Public Image, Private Lives: Family, Friends and Self in Photography

AGSA Private Lives Mervyn BishopHighlighting the close connections between the photographer and subject, Public Image, Private Lives: Family, Friends and Self in Photography delves beneath the surface of familiar (and some unfamiliar) images in Australian and international photography at the Art Gallery of South Australia until 3 July 2016.

“Many of the works are not portraits per se, but are instances where family and friends have been drawn into the photographer’s creative vision and process.” says Julie Robinson, Senior Curator, Prints, Drawings and Photographs. “There is often an element of reciprocity in the image-making, based on the familiarity and rapport between the sitter and the photographer.”

“The images exist as works of art but also provide a fascinating insight into the photographer’s world – as unofficial portraits of family and friends – and inevitably reveal as much about the artist as the sitter.”

Providing the impetus for the exhibition, the acquisition of a group of photographs by Australian photographer Carol Jerrems embodies aspects of the social, sexual and cultural politics of Australia in the 1970s. Her most famous image, Vale Street, 1975, resulted from her inviting two of her students from Melbourne’s Heidelberg Technical College to be photographed with her friend Catriona Brown.

The subjects look to the camera in an apparent moment of chance encounter, yet the shoot had lasted all day. Jerrems was in search of an indefinable quality and in the late afternoon she asked her subjects to remove their tops.

Brown remembers that “we just got to a quiet time of day and we weren’t laughing and joking any more … Carol was obviously looking for something and pushing the moment.” Together with the photograph Waiting, 1975, taken earlier in the day, these images reveal the changing mood and dynamic between the participants over that time.

Spanning a period from the nineteenth century to the present, Public Image, Private Lives includes more than sixty works by Australian and international photographers as diverse as Julia Margaret Cameron, Harold Cazneaux, J.H. Lartigue, Max Dupain, and Andy Warhol.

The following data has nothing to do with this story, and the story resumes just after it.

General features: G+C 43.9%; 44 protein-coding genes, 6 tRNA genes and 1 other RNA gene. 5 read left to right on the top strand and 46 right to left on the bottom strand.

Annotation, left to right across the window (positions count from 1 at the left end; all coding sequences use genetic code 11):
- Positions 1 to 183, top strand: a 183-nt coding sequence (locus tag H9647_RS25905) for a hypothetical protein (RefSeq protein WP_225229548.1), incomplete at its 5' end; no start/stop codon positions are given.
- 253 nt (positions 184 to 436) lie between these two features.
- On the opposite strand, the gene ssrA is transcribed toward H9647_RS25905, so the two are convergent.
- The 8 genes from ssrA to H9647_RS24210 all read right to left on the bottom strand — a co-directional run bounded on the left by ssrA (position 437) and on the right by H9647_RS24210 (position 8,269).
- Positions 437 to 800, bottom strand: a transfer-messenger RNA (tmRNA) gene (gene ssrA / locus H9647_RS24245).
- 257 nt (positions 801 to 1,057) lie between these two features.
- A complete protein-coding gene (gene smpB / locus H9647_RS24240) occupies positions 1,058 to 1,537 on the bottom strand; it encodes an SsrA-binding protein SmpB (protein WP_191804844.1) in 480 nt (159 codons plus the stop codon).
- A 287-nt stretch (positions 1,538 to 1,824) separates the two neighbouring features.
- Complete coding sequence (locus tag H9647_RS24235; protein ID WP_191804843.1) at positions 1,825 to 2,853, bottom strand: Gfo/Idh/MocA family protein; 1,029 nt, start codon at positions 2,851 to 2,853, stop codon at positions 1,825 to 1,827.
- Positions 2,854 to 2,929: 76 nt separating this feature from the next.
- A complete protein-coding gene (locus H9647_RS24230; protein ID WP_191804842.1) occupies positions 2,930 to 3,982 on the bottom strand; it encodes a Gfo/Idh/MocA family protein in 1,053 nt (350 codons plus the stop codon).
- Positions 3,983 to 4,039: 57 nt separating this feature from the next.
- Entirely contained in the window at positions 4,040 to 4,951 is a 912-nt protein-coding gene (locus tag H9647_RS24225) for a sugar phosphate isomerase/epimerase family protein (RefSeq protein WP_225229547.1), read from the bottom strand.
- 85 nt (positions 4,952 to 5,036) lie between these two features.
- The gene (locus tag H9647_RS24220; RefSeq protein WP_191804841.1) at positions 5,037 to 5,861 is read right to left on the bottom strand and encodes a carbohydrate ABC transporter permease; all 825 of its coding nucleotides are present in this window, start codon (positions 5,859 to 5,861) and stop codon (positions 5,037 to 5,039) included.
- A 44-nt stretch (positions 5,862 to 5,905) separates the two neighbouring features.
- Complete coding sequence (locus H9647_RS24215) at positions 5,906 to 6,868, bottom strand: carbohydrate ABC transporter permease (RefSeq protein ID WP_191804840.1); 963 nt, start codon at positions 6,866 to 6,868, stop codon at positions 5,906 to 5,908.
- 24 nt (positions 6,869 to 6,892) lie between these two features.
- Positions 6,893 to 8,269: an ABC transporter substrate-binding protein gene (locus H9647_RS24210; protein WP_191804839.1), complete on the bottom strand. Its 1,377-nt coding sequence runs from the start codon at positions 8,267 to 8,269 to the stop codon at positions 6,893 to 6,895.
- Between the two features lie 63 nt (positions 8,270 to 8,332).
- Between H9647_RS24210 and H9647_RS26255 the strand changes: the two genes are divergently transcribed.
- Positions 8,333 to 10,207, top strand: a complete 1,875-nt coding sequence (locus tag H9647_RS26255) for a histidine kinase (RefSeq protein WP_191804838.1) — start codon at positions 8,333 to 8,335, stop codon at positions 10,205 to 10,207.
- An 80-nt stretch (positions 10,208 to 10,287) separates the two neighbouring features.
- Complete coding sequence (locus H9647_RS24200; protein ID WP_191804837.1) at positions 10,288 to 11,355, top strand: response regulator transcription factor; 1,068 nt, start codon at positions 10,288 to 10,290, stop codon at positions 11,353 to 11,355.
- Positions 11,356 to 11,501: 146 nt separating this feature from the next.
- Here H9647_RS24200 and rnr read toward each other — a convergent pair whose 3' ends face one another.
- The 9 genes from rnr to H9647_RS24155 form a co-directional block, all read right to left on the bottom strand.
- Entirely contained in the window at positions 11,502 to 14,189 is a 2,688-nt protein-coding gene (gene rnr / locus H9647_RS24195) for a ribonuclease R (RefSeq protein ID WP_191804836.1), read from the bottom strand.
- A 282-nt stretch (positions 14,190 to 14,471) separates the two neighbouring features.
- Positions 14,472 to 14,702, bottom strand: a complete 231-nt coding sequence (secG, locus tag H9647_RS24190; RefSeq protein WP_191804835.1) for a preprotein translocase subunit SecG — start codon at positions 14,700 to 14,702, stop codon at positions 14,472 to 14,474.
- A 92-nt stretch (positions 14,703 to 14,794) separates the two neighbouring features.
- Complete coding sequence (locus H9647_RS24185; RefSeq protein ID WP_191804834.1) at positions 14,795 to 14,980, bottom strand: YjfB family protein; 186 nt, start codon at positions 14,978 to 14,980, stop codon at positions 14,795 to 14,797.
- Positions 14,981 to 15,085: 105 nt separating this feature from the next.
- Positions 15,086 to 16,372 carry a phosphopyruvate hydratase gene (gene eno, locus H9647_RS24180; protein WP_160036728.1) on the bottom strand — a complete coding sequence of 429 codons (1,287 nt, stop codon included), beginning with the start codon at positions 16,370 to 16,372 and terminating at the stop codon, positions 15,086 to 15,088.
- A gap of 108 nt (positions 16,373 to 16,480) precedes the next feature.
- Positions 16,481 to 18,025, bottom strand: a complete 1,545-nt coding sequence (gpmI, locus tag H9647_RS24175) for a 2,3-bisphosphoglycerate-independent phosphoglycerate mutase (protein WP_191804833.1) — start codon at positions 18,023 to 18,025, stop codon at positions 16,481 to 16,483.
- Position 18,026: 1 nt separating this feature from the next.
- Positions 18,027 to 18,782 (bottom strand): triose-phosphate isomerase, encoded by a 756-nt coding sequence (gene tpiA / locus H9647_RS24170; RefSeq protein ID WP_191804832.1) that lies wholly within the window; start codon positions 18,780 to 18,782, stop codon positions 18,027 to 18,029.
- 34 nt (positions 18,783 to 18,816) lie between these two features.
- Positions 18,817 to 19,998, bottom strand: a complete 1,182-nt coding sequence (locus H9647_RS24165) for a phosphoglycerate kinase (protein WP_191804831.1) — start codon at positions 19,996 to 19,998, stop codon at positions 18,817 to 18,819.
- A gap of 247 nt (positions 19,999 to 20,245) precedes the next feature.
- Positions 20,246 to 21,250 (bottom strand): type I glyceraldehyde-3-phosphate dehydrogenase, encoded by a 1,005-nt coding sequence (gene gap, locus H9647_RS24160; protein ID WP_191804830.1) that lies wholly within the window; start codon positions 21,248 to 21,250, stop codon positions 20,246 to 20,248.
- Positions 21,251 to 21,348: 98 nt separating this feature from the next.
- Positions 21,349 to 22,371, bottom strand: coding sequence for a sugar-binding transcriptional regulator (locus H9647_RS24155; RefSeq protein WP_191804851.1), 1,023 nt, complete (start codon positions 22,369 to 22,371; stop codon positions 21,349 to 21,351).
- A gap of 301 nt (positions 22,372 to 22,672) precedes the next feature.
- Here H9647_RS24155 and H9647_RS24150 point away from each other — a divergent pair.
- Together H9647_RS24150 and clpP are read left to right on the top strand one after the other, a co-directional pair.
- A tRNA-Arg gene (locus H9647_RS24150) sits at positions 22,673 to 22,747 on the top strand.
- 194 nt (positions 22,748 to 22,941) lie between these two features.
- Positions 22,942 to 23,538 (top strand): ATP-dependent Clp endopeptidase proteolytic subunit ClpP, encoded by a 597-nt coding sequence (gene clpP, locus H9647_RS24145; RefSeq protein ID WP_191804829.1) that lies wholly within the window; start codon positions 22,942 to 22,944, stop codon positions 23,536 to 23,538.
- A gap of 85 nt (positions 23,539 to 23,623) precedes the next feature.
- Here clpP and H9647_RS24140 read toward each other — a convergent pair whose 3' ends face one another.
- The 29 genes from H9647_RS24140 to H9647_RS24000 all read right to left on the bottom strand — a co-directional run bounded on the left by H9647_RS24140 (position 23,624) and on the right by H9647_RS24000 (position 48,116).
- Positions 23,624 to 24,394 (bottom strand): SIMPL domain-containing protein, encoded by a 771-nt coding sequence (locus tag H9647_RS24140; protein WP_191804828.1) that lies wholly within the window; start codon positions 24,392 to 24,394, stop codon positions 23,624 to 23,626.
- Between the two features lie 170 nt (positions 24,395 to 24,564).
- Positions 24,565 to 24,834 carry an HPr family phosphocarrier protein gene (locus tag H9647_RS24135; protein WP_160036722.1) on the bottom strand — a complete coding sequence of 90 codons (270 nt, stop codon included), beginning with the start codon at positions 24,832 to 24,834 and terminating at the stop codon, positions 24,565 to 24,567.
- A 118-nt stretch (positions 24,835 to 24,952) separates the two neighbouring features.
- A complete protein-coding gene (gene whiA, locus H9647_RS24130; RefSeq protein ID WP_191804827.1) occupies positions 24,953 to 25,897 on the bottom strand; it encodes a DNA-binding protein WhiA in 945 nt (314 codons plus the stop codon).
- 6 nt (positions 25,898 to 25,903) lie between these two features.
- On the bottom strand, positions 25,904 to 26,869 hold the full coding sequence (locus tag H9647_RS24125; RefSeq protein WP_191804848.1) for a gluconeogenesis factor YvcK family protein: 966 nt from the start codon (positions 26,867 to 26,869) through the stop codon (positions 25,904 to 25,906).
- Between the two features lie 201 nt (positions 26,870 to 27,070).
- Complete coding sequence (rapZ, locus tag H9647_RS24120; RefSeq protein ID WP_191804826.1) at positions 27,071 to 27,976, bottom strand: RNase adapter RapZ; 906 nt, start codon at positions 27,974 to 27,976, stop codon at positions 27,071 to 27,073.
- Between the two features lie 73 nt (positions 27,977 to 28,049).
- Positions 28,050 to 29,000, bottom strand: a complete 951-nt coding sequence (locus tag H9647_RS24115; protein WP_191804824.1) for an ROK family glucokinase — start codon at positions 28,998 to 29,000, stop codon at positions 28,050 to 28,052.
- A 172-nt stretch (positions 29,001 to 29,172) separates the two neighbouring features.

In 1905 an eleven-year-old budding photographer persuaded his elegantly dressed cousin to leap down a set of stairs. His resulting image of her in mid-flight exudes a spontaneous joie de vivre. The young Jacques Henri Lartigue was fascinated by photography’s ability to capture fleeting images of speed and motion. He found fertile source material in the antics of his family and friends in France – not only in his cousin, Bichonnade, but in his older brother, whose eccentric inventions included a tyre-boat and a flying machine.

These images are among several by Lartigue that also feature in the exhibition. Part of Lartigue’s oeuvre of more than 250,000 photographs, they are now celebrated as one of the great records of early twentieth-century French life, which resulted from his obsession for documenting his own experiences.

Diaristic tendencies are also evident in the work of Australian photographer William Yang, who since the 1970s has been documentinghis social milieu in Sydney’s gay community, as well as his Chinese heritage. The exhibition includes Allan, 1990, from the series Sadness – nineteen images annotated with Yang’s thoughts and observations, which form a moving portrait of his friend Allan during the last months of his life.

The close connection between Australian photographers Max Dupain and Olive Cotton is revealed in two photographs from the late 1930s. Dupain’s Nude, 1938 – is a beautiful study in light falling on the human form – almost like a still life – and exudes a quiet intimacy.

The model is Olive Cotton, his wife-to-be, who had been working in his studio for four years. It is displayed beside Cotton’s modernist portrait of Dupain from the following year, Max after surfing, 1939 – an erotically charged image of her husband from the first year of their brief marriage.

“By highlighting instances where a close rapport exists between photographer and subject, Public Image, Private Lives presents images that are not only memorable but which are embedded with emotional resonances,” concludes Robinson.

Public Image, Private Lives: Family, Friends and Self in Photography
Art Gallery of South Australia, North Terrace, Adelaide
Exhibition continues to 3 July 2016
Free admission

For more information, visit: www.artgallery.sa.gov.au for details.

Image: Mervyn Bishop, Australia, born 1945, Wailwan people, New South Wales, Is there an Aboriginal photography? Self-portrait, 1989, Sydney; printed c.1991, Sydney, gelatin-silver photograph, 28.0 x 40.5cm (image & sheet); South Australian Government Grant 2009, Art Gallery of South Australia, Adelaide

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